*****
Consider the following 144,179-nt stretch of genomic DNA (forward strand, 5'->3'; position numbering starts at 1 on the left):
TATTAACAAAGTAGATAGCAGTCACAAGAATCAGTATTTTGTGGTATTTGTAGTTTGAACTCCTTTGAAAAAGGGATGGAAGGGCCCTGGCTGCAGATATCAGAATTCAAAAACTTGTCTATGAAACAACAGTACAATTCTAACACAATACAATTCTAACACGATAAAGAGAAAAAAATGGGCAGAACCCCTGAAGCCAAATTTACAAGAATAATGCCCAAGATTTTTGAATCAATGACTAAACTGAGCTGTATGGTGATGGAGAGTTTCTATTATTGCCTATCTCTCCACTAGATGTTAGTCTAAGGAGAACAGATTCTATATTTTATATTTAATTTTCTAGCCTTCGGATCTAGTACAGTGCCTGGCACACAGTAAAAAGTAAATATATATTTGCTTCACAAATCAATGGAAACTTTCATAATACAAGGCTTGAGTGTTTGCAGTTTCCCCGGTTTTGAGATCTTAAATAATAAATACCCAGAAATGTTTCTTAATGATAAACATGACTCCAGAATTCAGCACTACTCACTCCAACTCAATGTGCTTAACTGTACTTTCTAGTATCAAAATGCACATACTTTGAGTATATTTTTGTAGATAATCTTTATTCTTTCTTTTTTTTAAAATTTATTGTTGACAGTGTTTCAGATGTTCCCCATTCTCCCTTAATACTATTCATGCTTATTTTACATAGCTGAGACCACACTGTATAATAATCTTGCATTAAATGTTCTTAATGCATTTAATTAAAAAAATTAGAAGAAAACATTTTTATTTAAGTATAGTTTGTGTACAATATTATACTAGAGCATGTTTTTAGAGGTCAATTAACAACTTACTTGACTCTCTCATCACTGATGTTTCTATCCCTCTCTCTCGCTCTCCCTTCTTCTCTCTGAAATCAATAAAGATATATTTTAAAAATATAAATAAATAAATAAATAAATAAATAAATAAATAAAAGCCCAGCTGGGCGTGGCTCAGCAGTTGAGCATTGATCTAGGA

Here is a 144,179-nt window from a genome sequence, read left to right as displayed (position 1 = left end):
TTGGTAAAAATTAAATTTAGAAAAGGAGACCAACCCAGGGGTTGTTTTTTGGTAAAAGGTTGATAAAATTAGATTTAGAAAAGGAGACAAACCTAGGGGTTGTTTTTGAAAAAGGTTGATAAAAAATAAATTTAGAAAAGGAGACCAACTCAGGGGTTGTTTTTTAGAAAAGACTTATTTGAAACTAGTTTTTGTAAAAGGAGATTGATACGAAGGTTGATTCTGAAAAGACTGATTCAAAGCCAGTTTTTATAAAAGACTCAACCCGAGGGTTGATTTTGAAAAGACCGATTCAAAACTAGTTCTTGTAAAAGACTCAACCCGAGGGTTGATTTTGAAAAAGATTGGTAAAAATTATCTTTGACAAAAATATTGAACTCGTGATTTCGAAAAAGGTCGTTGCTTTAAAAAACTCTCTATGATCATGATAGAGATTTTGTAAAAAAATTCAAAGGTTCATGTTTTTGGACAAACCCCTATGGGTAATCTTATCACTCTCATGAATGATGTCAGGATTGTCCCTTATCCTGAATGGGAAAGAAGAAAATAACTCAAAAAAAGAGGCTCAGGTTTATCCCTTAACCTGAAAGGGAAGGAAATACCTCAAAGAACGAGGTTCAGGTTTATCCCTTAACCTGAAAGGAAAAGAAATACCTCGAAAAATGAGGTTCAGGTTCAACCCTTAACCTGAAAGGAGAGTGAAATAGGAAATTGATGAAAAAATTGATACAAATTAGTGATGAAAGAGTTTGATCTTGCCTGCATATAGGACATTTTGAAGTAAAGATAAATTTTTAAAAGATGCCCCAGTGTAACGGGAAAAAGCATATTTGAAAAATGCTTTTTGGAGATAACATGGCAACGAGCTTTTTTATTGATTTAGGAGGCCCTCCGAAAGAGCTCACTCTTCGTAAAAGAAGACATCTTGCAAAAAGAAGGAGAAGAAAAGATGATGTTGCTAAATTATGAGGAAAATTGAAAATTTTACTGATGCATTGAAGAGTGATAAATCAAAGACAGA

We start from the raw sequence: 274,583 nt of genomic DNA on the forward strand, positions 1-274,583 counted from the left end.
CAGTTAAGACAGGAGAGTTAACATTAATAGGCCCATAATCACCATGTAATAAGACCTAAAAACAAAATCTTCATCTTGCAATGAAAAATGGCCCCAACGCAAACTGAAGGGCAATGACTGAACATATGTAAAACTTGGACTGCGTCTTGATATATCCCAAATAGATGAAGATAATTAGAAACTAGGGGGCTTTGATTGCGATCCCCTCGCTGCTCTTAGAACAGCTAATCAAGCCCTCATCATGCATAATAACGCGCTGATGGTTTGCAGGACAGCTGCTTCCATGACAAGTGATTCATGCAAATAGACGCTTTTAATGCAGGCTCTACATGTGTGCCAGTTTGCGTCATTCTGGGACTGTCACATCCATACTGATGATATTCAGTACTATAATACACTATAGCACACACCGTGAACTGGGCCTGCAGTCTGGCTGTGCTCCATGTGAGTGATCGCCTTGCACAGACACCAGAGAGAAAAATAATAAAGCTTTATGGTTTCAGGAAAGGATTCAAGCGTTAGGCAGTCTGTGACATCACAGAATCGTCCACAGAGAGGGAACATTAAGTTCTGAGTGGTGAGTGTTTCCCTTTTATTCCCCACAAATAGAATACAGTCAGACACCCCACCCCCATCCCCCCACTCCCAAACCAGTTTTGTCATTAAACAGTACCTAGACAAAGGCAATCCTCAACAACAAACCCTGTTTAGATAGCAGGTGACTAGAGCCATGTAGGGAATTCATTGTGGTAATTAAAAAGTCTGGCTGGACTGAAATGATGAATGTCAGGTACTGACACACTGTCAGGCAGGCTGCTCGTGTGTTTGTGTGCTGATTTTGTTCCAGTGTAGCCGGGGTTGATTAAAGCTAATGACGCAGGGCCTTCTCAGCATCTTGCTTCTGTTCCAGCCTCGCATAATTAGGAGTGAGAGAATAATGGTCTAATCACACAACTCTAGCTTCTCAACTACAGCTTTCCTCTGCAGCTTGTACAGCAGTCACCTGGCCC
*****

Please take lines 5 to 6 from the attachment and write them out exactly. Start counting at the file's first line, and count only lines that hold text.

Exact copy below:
We start from the raw sequence: 274,583 nt of genomic DNA on the forward strand, positions 1-274,583 counted from the left end.
CAGTTAAGACAGGAGAGTTAACATTAATAGGCCCATAATCACCATGTAATAAGACCTAAAAACAAAATCTTCATCTTGCAATGAAAAATGGCCCCAACGCAAACTGAAGGGCAATGACTGAACATATGTAAAACTTGGACTGCGTCTTGATATATCCCAAATAGATGAAGATAATTAGAAACTAGGGGGCTTTGATTGCGATCCCCTCGCTGCTCTTAGAACAGCTAATCAAGCCCTCATCATGCATAATAACGCGCTGATGGTTTGCAGGACAGCTGCTTCCATGACAAGTGATTCATGCAAATAGACGCTTTTAATGCAGGCTCTACATGTGTGCCAGTTTGCGTCATTCTGGGACTGTCACATCCATACTGATGATATTCAGTACTATAATACACTATAGCACACACCGTGAACTGGGCCTGCAGTCTGGCTGTGCTCCATGTGAGTGATCGCCTTGCACAGACACCAGAGAGAAAAATAATAAAGCTTTATGGTTTCAGGAAAGGATTCAAGCGTTAGGCAGTCTGTGACATCACAGAATCGTCCACAGAGAGGGAACATTAAGTTCTGAGTGGTGAGTGTTTCCCTTTTATTCCCCACAAATAGAATACAGTCAGACACCCCACCCCCATCCCCCCACTCCCAAACCAGTTTTGTCATTAAACAGTACCTAGACAAAGGCAATCCTCAACAACAAACCCTGTTTAGATAGCAGGTGACTAGAGCCATGTAGGGAATTCATTGTGGTAATTAAAAAGTCTGGCTGGACTGAAATGATGAATGTCAGGTACTGACACACTGTCAGGCAGGCTGCTCGTGTGTTTGTGTGCTGATTTTGTTCCAGTGTAGCCGGGGTTGATTAAAGCTAATGACGCAGGGCCTTCTCAGCATCTTGCTTCTGTTCCAGCCTCGCATAATTAGGAGTGAGAGAATAATGGTCTAATCACACAACTCTAGCTTCTCAACTACAGCTTTCCTCTGCAGCTTGTACAGCAGTCACCTGGCCC